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5

God has gone up with a shout,

the Lord with the sound of a trumpet.

6

Sing praises to God, sing praises;

sing praises to our King, sing praises.

7

For God is the king of all the earth;

sing praises with a psalm.

 


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5. God is gone up with triumph There is here an allusion to the ancient ceremony which was observed under the Law. As the sound of trumpets was wont to be used in solemnising the holy assemblies, the prophet says that God goes up, when the trumpets encourage and stir up the people to magnify and extol his power. When this ceremony was performed in old time, it was just as if a king, making his entrance among his subjects, presented himself to them in magnificent attire and great splendor, by which he gained their admiration and reverence. At the same time, the sacred writer, under that shadowy ceremony, doubtless intended to lead us to consider another kind of going up more triumphant — that of Christ when he “ascended up far above all heavens,” (Ephesians 4:10) and obtained the empire of the whole world, and armed with his celestial power, subdued all pride and loftiness. You must remember what I have adverted to before, that the name Jehovah is here applied to the ark; for although the essence or majesty of God was not shut up in it, nor his power and operation fixed to it, yet it was not a vain and idle symbol of his presence. God had promised that he would dwell in the midst of the people so long as the Jews worshipped him according to the rule which he had prescribed in the Law; and he actually showed that he was truly present with them, and that it was not in vain that he was called upon among them. What is here stated, however, applies more properly to the manifestation of the glory which at length shone forth in the person of Christ. In short, the import of the Psalmist’s language is, When the trumpets sounded among the Jews, according to the appointment of the Law, that was not a mere empty sound which vanished away in the air; for God, who intended the ark of the covenant to be a pledge and token of his presence, truly presided in that assembly. From this the prophet draws an argument for enforcing on the faithful the duty of singing praises to God He argues, that by engaging in this exercise they will not be acting blindly or at random, as the superstitious, who, having no certainty in their false systems of religion, lament and howl in vain before their idols. He shows that the faithful have just ground for celebrating with their mouths and with a cheerful heart the praises of God; 186186     “De faire retentir en leurs bouches et d’un coeur alaigre les louanges de Dieu.” — Fr. since they certainly know that he is as present with them, as if he had visibly established his royal throne among them.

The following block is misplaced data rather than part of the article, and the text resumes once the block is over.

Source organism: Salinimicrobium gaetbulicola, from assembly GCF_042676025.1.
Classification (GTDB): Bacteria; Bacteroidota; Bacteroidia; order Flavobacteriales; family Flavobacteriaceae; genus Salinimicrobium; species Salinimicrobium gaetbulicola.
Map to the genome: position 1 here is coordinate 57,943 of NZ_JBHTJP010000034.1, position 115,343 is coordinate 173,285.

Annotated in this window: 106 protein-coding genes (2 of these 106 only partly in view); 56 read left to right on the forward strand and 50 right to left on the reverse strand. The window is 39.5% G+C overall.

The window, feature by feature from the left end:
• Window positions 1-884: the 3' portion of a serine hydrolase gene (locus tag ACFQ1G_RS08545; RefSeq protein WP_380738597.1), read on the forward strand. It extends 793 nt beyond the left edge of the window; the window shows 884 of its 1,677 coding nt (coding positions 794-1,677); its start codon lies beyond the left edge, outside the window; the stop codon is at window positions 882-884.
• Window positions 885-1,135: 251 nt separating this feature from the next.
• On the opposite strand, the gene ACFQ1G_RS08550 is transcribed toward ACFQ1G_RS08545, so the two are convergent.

7. For God is King of all the earth The Psalmist, having called God in the close of the preceding verse King of the chosen people, now calls him King of all the earth; and thus, while he claims to the Jews the right and honor of primogeniture, he at the same time joins to them the Gentiles as associates and partakers with them of the same blessing. By these words he intimates that the kingdom of God would be much more magnificent and glorious at the coming of the Messiah, than it was under the shadowy dispensation of the Law, inasmuch as it would be extended to the utmost boundaries of the earth. To show the greater earnestness in his exhortation, he repeats the words, Sing praises to God, five times. The word מםכיל, maskil, 187187     Calvin renders this word in the Latin version by “intelligens;” and in the French by “entendu;” and in the margin of the French version there is the note, “C’est, O vous chacun entundu!” — “That is, O every one of you who understandeth!” Dr Adam Clarke reads, “Sing an instructive song;” and observes, “Let sense and sound go together. Let your hearts and heads go with your voices.” is put in the singular number instead of the plural; for he invites to this exercise all who are skillful in singing. He, no doubt, speaks of knowledge in the art of music; but he requires, at the same time, the worshippers of God to sing the praises of God intelligently, that there may not be the mere sound of tongues, as we know to be the case among the Papists. Knowledge of what is sung is required in order to engage in a proper manner in the singing of psalms, that the name of God may not be profaned, as it would certainly be, were there nothing more but the voice which melts away or is dissolved in the air. 188188     “Comme de faict il seroit s’il n’y avoit seulement que la voix qui s’escoule en l’air.” — Fr.




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